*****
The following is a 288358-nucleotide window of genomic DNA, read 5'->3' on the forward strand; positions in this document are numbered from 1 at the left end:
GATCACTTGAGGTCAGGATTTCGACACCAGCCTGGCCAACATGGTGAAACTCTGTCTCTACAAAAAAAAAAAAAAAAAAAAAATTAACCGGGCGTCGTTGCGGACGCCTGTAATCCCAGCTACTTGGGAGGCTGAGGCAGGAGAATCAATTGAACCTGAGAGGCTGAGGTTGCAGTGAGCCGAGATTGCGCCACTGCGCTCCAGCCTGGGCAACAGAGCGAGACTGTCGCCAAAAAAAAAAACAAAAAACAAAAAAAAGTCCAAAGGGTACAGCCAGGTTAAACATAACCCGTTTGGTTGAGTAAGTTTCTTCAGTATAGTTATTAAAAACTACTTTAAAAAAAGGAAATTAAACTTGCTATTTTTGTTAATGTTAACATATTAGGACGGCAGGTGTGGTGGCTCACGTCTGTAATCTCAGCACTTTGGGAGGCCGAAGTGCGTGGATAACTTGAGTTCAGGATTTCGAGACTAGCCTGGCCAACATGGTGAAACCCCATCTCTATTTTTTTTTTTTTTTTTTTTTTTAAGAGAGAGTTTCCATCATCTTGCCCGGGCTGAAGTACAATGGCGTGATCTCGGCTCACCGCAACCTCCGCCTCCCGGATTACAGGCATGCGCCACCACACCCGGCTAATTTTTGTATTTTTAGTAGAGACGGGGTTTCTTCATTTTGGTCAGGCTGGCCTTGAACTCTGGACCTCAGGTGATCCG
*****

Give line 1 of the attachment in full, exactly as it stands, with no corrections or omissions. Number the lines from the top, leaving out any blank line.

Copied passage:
The following is a 288358-nucleotide window of genomic DNA, read 5'->3' on the forward strand; positions in this document are numbered from 1 at the left end: